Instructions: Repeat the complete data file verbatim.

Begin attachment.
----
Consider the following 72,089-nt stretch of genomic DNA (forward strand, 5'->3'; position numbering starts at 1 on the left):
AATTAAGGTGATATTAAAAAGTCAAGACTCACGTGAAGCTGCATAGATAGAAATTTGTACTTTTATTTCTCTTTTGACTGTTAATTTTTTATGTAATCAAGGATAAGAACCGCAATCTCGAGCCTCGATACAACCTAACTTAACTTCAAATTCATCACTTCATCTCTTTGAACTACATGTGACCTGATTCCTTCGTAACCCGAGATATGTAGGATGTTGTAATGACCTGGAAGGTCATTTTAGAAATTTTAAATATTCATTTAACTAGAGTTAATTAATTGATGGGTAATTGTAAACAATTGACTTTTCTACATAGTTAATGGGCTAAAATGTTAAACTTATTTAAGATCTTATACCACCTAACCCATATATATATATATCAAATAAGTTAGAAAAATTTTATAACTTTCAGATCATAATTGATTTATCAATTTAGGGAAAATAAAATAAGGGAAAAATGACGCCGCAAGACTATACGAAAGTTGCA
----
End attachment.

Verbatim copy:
Consider the following 72,089-nt stretch of genomic DNA (forward strand, 5'->3'; position numbering starts at 1 on the left):
AATTAAGGTGATATTAAAAAGTCAAGACTCACGTGAAGCTGCATAGATAGAAATTTGTACTTTTATTTCTCTTTTGACTGTTAATTTTTTATGTAATCAAGGATAAGAACCGCAATCTCGAGCCTCGATACAACCTAACTTAACTTCAAATTCATCACTTCATCTCTTTGAACTACATGTGACCTGATTCCTTCGTAACCCGAGATATGTAGGATGTTGTAATGACCTGGAAGGTCATTTTAGAAATTTTAAATATTCATTTAACTAGAGTTAATTAATTGATGGGTAATTGTAAACAATTGACTTTTCTACATAGTTAATGGGCTAAAATGTTAAACTTATTTAAGATCTTATACCACCTAACCCATATATATATATATCAAATAAGTTAGAAAAATTTTATAACTTTCAGATCATAATTGATTTATCAATTTAGGGAAAATAAAATAAGGGAAAAATGACGCCGCAAGACTATACGAAAGTTGCA